The 23-year-old Australian Institute of Sport / NSW Institute of Sport scholarship holder could not wipe the beaming smile from her face as she crossed the line in second place of the consolation final, giving her sixth overall in the third ski cross event of this season’s World Cup.
Her performance equaled the best result of any Australian ski cross athlete this season and saw Kennedy-Sim’s ranking jump from 23rd in the standings to 17th, joining team member Jenny Owens, currently ranked 14th, in the World’s top 20.
Today’s event was won by Switzerland’s Sanna Luedi, ahead of Canadian Marielle Thompson and Austrian Andrea Limbacher in third.
Kennedy-Sim’s elation of surpassing her previous best World Cup result, eighth at Canada’s Blue Mountain resort in February last year, overshadowed a race incident that put an immediate end to her hopes of winning the consolation final and finishing higher in the overall results.
After a solid start to the consolation final, Kennedy-Sim was tightly bunched with France’s Ophelie David and Norwegians Marte Hoeie Gjefsen and Julie Brendengen Jensen going into the first jump.
Jensen caught a ski edge on the rise of the jump, losing control and colliding mid-air with her compatriot and Kennedy-Sim, causing the three skiers to crash.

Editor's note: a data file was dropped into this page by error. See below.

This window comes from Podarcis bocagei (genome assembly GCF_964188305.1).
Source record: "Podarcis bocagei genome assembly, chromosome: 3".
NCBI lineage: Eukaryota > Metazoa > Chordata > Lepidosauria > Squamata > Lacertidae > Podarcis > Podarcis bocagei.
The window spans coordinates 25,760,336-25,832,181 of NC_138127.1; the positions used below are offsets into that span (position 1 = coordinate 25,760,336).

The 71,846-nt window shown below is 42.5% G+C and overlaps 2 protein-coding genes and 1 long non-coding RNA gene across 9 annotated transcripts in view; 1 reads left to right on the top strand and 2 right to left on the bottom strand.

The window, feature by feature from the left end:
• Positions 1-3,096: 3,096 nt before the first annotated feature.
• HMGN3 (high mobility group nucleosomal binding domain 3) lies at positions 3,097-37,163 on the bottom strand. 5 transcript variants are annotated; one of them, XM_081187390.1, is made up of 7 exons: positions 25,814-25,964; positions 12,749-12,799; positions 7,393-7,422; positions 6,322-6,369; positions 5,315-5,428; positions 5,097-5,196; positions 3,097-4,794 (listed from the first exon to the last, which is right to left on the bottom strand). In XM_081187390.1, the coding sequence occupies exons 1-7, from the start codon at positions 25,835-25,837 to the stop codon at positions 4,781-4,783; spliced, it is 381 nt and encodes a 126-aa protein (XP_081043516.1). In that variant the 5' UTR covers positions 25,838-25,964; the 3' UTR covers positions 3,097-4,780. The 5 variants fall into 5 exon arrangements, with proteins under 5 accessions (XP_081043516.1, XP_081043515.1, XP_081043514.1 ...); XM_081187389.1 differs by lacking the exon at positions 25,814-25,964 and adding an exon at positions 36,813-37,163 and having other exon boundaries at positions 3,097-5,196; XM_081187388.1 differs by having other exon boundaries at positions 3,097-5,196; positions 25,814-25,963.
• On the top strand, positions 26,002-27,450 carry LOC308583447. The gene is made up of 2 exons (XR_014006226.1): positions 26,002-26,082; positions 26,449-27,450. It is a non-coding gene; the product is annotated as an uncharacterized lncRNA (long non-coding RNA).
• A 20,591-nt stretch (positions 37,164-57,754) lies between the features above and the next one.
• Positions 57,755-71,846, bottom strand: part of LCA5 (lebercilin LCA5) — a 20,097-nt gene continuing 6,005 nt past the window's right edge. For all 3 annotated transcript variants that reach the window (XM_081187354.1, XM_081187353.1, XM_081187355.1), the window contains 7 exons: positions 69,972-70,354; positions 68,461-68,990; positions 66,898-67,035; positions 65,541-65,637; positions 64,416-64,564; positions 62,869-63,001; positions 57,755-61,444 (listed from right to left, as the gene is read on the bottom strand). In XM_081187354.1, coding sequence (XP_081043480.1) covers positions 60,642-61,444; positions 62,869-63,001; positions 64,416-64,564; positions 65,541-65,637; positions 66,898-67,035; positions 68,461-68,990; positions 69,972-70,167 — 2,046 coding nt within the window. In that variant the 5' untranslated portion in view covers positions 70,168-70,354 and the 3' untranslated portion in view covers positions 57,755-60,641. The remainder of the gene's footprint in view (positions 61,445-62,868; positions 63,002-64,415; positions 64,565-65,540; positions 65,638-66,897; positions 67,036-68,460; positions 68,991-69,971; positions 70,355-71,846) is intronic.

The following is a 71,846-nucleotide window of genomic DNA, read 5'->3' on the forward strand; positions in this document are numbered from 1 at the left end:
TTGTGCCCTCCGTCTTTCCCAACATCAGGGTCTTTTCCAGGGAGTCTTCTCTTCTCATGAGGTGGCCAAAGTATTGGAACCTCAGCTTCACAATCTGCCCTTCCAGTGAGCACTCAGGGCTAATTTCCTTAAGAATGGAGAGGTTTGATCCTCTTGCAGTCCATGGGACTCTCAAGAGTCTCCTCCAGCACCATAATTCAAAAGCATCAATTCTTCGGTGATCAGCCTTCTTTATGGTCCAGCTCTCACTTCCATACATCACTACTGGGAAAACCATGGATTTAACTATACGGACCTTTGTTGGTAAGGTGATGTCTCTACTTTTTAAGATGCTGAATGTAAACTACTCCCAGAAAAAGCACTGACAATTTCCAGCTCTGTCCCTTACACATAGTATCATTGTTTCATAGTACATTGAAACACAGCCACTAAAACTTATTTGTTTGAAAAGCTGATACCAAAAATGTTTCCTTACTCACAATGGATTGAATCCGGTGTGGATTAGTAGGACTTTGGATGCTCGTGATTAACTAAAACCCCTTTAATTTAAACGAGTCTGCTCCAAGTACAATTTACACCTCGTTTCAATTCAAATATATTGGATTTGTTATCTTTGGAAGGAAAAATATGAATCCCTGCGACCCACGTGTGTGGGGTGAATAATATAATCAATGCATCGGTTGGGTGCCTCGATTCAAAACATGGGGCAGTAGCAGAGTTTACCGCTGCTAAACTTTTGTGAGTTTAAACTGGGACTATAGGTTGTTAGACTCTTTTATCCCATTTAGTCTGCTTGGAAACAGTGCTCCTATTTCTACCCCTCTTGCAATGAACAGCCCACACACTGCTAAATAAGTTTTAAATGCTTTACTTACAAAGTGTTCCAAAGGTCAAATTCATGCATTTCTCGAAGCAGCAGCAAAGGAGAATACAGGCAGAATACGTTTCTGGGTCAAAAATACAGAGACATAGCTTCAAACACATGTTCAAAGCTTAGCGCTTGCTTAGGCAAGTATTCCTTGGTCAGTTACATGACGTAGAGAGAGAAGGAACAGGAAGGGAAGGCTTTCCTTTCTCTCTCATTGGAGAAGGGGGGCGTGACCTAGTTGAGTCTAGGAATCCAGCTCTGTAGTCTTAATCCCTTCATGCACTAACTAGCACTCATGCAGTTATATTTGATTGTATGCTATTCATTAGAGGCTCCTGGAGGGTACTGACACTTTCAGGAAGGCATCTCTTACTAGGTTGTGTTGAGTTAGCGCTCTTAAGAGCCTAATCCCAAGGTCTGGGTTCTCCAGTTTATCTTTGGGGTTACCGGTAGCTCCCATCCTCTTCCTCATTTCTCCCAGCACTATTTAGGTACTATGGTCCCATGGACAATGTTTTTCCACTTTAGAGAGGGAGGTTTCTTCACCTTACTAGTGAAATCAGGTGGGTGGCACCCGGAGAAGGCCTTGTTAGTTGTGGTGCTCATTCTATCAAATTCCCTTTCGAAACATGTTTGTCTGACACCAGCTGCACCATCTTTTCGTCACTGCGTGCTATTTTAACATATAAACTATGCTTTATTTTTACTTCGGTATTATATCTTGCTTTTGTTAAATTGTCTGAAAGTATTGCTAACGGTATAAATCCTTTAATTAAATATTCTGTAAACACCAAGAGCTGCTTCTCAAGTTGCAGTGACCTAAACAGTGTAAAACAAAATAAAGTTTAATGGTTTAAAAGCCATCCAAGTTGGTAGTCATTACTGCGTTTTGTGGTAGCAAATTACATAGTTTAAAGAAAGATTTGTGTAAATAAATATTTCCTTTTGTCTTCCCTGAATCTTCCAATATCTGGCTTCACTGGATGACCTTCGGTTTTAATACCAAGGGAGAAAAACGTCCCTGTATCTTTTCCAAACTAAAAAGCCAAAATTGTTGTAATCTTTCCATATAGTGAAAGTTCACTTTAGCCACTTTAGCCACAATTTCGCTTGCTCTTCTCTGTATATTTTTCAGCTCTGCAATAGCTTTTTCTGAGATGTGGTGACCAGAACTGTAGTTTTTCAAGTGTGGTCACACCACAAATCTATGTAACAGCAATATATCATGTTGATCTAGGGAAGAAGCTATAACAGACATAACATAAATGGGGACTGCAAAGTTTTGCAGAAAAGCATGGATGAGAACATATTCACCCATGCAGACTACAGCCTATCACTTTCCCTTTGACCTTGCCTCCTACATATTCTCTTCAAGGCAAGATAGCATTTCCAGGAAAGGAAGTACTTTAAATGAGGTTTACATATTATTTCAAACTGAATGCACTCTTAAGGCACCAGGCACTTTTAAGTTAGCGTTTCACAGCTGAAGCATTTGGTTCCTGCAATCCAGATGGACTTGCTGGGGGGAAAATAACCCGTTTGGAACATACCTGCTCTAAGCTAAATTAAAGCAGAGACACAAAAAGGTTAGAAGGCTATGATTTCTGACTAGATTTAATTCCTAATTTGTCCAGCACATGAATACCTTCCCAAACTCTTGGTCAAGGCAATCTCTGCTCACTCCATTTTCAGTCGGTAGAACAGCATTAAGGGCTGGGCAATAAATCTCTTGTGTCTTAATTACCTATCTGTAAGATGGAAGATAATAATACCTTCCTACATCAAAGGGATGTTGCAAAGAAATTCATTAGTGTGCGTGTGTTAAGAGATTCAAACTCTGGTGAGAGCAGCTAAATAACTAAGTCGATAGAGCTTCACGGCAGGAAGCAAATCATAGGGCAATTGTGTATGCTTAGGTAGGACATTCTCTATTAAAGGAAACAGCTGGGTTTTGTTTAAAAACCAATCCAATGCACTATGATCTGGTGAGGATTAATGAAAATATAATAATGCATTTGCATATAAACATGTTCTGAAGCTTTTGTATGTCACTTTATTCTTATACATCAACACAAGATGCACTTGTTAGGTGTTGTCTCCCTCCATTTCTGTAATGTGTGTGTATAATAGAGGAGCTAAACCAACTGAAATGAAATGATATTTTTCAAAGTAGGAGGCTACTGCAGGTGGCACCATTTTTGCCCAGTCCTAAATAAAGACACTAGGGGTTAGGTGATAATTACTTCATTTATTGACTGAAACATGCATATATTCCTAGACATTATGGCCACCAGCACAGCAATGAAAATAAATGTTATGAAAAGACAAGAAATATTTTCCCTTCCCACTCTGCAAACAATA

The Australian regained her composure quickly but had no chance of catching David who was the only athlete among the four unaffected by the incident, allowing the French woman to win the consolation final with ease.
However, Kennedy-Sim has already put the race mishap out her mind and has set her sights on another strong performance when the World Cup circuit moves to the French resort of Les Contamines on January 15.
AIS ski cross program head coach Matt Lyons was also thrilled by Kennedy-Sims success and believes the impressive result is due to the athlete’s hard work and attention to detail with basic technique.
“This is a huge improvement compared to the previous two events this year,” Lyons said.
“She has worked extremely hard to get today’s result, although this is what we expect of her.
“The team has had to deal with a less than ideal preparation to the season because snow conditions have meant that we have not been able to train for long on hard snow.”
Twenty-one-year-old Anton Grimus delivered a season-best performance when he qualified for the finals and finished 23rd.
The men’s final was won by Slovenian Filip Flisar, with Canada’s reigning World Champion Christopher Delbosco in second and Sweden’s Lars Lewen picking up the bronze medal.
In other results for Australian ski cross athletes, Owens, who captured sixth place in round two at St Johann in Austria on January 8, was unfortunately unable to qualify for the quarter finals finishing in 17th, missing the cut by just one place and 1/100th of a second.
Ski wax selection appeared to prevent Owens from continuing her good form from Austria.
Meanwhile, Katya Crema was on track to advance to the quarter finals at the half way stage of her qualifying run but an athlete skiing ahead of her crashed, which forced officials to close the course mid-way through the Australian’s run.
Crema was unable to achieve similar speed during her restarted qualifying run, finishing the day in 22nd place.